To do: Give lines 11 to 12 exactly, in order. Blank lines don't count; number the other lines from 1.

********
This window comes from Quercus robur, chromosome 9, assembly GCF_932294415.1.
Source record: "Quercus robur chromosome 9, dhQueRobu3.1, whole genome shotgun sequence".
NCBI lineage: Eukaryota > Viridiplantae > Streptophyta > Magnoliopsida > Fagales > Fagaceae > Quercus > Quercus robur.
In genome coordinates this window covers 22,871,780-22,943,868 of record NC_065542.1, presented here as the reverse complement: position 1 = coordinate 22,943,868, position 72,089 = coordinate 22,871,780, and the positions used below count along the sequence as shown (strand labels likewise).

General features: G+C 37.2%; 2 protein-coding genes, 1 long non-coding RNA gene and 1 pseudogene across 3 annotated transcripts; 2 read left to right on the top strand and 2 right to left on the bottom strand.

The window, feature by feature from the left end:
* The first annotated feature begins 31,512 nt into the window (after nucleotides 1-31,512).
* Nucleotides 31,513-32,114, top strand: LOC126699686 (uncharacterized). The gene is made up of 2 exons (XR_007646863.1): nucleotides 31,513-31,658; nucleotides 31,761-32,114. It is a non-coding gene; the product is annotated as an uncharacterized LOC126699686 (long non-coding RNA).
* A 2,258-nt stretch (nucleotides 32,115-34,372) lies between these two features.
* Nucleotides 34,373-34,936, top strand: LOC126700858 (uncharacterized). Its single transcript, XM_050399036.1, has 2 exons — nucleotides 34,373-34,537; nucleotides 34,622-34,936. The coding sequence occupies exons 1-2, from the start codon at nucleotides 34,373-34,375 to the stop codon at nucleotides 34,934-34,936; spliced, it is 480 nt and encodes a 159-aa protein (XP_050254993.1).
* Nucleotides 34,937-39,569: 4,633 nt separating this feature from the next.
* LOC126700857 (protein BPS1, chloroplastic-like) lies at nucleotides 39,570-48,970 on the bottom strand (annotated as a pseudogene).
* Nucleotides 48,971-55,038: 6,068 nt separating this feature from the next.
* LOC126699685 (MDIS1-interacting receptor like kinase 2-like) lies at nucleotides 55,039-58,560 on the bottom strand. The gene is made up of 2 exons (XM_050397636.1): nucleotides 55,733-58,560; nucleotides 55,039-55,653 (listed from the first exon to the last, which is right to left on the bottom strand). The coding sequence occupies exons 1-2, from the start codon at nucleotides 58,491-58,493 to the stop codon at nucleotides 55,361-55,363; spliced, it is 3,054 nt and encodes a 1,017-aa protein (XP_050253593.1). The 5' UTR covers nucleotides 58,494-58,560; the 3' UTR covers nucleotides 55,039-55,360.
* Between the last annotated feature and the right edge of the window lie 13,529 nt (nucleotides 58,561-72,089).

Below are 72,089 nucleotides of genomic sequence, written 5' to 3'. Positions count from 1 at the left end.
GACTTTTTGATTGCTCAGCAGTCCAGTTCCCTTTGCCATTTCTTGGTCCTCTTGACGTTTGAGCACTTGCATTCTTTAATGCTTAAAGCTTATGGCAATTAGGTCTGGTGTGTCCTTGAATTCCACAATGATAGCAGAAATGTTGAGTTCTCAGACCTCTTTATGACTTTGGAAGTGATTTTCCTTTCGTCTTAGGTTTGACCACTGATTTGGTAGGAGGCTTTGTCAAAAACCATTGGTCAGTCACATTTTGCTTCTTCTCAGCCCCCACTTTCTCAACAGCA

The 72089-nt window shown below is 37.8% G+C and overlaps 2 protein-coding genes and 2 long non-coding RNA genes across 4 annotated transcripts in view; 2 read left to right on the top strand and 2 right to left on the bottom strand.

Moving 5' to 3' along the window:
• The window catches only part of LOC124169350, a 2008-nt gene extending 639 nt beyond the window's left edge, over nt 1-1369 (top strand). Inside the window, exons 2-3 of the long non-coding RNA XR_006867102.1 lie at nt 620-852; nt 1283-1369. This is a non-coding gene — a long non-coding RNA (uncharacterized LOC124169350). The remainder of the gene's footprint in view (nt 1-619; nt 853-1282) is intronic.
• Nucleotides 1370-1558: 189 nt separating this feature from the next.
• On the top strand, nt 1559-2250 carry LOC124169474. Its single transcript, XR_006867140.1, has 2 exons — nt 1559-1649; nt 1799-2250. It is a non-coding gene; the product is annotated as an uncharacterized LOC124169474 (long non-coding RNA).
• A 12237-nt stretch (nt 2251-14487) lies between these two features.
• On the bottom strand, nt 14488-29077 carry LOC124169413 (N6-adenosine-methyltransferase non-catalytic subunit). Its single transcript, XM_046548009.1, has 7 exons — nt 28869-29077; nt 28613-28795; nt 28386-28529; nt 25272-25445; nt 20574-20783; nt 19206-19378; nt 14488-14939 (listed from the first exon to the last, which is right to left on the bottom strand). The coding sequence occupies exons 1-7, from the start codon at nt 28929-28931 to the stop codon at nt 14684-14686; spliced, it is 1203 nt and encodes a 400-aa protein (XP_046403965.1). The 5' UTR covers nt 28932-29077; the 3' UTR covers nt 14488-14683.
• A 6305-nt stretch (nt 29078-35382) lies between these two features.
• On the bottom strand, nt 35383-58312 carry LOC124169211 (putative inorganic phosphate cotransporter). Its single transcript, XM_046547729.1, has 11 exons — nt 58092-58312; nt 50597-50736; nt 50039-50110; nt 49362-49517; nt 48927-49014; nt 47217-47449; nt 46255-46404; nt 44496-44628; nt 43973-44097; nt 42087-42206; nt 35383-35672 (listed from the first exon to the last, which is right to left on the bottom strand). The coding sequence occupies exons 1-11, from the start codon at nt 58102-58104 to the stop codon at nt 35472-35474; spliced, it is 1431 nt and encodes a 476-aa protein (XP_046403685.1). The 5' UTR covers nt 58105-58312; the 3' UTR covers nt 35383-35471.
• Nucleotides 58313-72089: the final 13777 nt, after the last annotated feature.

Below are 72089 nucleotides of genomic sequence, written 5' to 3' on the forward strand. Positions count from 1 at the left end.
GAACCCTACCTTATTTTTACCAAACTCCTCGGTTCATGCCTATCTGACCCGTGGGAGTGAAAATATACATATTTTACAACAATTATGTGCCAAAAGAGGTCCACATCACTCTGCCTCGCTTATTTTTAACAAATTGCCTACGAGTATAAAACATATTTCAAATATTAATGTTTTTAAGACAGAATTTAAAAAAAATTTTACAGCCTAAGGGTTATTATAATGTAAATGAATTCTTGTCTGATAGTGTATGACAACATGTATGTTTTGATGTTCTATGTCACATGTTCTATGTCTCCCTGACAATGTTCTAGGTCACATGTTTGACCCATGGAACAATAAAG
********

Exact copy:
* Nucleotides 34,937-39,569: 4,633 nt separating this feature from the next.
* LOC126700857 (protein BPS1, chloroplastic-like) lies at nucleotides 39,570-48,970 on the bottom strand (annotated as a pseudogene).